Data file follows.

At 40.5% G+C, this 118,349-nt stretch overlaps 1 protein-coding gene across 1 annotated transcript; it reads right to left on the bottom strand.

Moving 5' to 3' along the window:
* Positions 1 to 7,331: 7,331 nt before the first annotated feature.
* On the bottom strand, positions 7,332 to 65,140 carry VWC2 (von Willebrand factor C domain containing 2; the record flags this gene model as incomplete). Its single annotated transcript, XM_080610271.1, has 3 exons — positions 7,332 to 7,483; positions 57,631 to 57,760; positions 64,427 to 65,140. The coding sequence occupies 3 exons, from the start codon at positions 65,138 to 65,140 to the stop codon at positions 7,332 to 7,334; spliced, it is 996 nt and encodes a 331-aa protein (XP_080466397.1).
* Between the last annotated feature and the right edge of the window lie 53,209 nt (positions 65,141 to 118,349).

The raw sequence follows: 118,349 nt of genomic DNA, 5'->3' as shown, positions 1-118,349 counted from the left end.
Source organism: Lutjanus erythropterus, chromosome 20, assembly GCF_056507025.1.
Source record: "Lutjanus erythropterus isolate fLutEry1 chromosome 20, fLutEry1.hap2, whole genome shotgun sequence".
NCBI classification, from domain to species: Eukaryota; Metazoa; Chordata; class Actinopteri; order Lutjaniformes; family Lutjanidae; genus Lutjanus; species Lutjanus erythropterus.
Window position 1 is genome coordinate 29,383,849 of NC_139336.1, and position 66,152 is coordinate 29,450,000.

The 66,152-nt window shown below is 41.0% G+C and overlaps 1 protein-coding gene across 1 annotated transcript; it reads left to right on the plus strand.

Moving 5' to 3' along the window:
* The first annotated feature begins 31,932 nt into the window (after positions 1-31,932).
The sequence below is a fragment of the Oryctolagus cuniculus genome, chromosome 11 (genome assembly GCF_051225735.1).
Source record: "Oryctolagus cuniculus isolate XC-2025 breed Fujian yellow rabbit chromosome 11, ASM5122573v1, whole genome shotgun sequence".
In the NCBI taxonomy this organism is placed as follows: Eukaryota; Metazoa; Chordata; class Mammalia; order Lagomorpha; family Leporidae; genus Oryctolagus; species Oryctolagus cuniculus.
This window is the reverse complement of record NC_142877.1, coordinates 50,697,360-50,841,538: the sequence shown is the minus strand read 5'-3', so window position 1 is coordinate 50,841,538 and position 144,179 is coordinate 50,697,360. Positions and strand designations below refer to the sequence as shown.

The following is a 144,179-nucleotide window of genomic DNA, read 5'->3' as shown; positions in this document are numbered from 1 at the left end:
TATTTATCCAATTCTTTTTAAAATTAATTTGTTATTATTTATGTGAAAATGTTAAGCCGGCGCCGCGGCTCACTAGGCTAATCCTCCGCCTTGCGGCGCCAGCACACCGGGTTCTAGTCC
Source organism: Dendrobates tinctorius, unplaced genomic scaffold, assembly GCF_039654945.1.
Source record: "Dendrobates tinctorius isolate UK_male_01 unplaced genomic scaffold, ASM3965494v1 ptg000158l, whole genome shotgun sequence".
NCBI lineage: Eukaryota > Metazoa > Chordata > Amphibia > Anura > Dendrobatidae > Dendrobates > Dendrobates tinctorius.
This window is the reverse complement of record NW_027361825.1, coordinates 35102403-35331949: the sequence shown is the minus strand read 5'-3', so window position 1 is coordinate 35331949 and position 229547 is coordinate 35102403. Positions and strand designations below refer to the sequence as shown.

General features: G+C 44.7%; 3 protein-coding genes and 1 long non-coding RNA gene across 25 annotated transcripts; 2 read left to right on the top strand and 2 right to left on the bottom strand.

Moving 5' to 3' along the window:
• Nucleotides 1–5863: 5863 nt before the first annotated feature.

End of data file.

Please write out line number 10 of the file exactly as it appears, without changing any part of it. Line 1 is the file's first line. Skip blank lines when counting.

Window position 1 is genome coordinate 29,383,849 of NC_139336.1, and position 66,152 is coordinate 29,450,000.